County Justice Court to absorb Libby City Court

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With Libby City Court Judge Lucille Briggs retiring after many years on the bench, the City Council voted to accept a proposal from Lincoln County Justice Court to take on its caseload at Monday’s meeting.

Justice of the Peace Jay Sheffield made the pitch after talking with his staff. He said they believed they could take on the city court cases and maintain their current level of efficiency.

Part of Sheffield’s case to the Council was that his Court has experience merging with a court after doing so in 2014 when the Eureka Justice Court was closed by the county commissioners.

Another point Sheffield made was that Justice Court is open 45 hours per week while City Court is only open 20 hours a week. Sheffield said he has presided over Justice Court for more than 10 years and has 40 years in the criminal justice system.

Briggs’ last day will be Friday, Aug. 9, and the new agreement calls for the term to begin Monday, Aug. 12 and end June 30, 2020. If the deal is renewed, the term would begin July 1, 2020, through June 30, 2021.

The city will pay Lincoln County $33,012 per year for the services, supplies and office space as part of the agreement.

The money will be split between Sheffield ($17,908) and three court clerks ($13,104). $2,000 goes toward twice-annual judicial training conferences.

One downside is that a City Court clerk will lose her job.

But council cited the cost savings as one big reason leading to its unanimous vote.

In other business, city administrator Jim Hammons explained the work the public works crew did to fix a water line break that occurred July 31 that left hundreds of people without water.

Hammons said before workers shut off three large water mains to do the needed work, water plant operators estimated that it lost about 2,500 gallons per minute. Three large mains that provide water to the entire town had to be shut down.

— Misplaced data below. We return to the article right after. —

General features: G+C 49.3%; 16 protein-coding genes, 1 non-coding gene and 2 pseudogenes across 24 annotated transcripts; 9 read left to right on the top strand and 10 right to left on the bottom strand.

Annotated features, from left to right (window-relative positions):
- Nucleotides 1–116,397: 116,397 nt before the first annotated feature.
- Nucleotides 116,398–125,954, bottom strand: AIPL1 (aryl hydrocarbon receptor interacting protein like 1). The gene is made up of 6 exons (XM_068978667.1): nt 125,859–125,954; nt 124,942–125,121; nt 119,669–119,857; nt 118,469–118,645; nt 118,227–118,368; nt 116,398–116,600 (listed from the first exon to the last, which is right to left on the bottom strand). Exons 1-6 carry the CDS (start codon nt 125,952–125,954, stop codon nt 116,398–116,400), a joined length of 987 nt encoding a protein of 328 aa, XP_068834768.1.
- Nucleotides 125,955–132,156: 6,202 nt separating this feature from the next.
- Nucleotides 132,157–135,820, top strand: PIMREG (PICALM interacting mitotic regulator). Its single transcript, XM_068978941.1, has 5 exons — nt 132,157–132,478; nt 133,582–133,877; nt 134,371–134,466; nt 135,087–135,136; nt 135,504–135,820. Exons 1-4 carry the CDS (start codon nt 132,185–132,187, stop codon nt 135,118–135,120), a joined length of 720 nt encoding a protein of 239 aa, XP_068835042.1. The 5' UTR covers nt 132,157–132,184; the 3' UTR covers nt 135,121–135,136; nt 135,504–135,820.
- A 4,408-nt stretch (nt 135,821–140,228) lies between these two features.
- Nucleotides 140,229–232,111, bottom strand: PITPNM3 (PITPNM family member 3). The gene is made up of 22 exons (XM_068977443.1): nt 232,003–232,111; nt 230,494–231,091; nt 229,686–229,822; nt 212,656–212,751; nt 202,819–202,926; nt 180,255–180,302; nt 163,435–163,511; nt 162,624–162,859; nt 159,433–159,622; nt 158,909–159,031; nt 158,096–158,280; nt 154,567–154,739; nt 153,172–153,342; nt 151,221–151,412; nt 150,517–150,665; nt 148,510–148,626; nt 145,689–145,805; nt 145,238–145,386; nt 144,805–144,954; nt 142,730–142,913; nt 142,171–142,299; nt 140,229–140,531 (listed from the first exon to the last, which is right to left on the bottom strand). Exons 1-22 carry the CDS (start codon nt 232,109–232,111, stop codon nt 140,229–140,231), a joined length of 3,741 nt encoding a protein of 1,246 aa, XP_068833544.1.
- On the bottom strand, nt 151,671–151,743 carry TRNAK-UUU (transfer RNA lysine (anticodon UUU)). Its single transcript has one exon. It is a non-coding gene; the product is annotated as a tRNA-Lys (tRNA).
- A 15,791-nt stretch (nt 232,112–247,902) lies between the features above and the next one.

The water leak was from an abandoned 6-inch main “T” that had a cap on one end. When it rusted out and blew off, it left a 6-inch open main under high pressure.

There was also a water line that came apart July 26 at the Pure North Athletic Club, closing it for a week. An employee shut the valve down, but flooding in the club was extensive, according to Hammons. STAT Restoration, of Kalispell, vacuumed the water, removed the floor trim and drilled 1-inch holes in the sheet rock to get air in to help dry it.

STAT also placed 80 fans, nine humidifiers and three large heaters to dry the floors. It took four days to dry and after shampooing the carpets and one more day of drying, the club reopened August 2.

Also, Chief of Police Scott Kessell said his department took 349 calls in July, up substantially from the 308 they had in July 2018.

Officers wrote 45 citations and made 22 arrests last month. All were increases from last year at the same time.

That’s the trend,” Kessell said. “We expect to see increases because we are getting a lot more traffic from the Flathead Valley.”

Kessell said there wasn’t one type of criminal activity driving the increase.

“There wasn’t anything specific, drugs, misdemeanors, it was across the board,” he said.

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